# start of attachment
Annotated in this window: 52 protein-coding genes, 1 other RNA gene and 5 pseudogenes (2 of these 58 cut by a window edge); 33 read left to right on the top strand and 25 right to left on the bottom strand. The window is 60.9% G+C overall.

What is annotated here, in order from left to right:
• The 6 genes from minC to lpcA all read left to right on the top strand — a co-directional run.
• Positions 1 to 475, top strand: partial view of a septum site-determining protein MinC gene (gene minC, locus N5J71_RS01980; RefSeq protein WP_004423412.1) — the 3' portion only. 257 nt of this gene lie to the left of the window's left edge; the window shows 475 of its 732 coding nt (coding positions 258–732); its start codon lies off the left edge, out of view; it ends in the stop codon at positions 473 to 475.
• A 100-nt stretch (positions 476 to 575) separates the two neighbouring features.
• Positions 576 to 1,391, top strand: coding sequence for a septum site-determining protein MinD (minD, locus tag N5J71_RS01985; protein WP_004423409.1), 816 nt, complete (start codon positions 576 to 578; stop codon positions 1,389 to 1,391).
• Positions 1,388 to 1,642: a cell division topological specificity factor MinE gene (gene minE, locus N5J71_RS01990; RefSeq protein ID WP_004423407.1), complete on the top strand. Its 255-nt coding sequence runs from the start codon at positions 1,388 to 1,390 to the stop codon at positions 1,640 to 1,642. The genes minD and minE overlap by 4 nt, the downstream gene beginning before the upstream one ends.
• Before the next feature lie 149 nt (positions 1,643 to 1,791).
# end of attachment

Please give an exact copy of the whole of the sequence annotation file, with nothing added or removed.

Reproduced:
Annotated in this window: 52 protein-coding genes, 1 other RNA gene and 5 pseudogenes (2 of these 58 cut by a window edge); 33 read left to right on the top strand and 25 right to left on the bottom strand. The window is 60.9% G+C overall.

What is annotated here, in order from left to right:
• The 6 genes from minC to lpcA all read left to right on the top strand — a co-directional run.
• Positions 1 to 475, top strand: partial view of a septum site-determining protein MinC gene (gene minC, locus N5J71_RS01980; RefSeq protein WP_004423412.1) — the 3' portion only. 257 nt of this gene lie to the left of the window's left edge; the window shows 475 of its 732 coding nt (coding positions 258–732); its start codon lies off the left edge, out of view; it ends in the stop codon at positions 473 to 475.
• A 100-nt stretch (positions 476 to 575) separates the two neighbouring features.
• Positions 576 to 1,391, top strand: coding sequence for a septum site-determining protein MinD (minD, locus tag N5J71_RS01985; protein WP_004423409.1), 816 nt, complete (start codon positions 576 to 578; stop codon positions 1,389 to 1,391).
• Positions 1,388 to 1,642: a cell division topological specificity factor MinE gene (gene minE, locus N5J71_RS01990; RefSeq protein ID WP_004423407.1), complete on the top strand. Its 255-nt coding sequence runs from the start codon at positions 1,388 to 1,390 to the stop codon at positions 1,640 to 1,642. The genes minD and minE overlap by 4 nt, the downstream gene beginning before the upstream one ends.
• Before the next feature lie 149 nt (positions 1,643 to 1,791).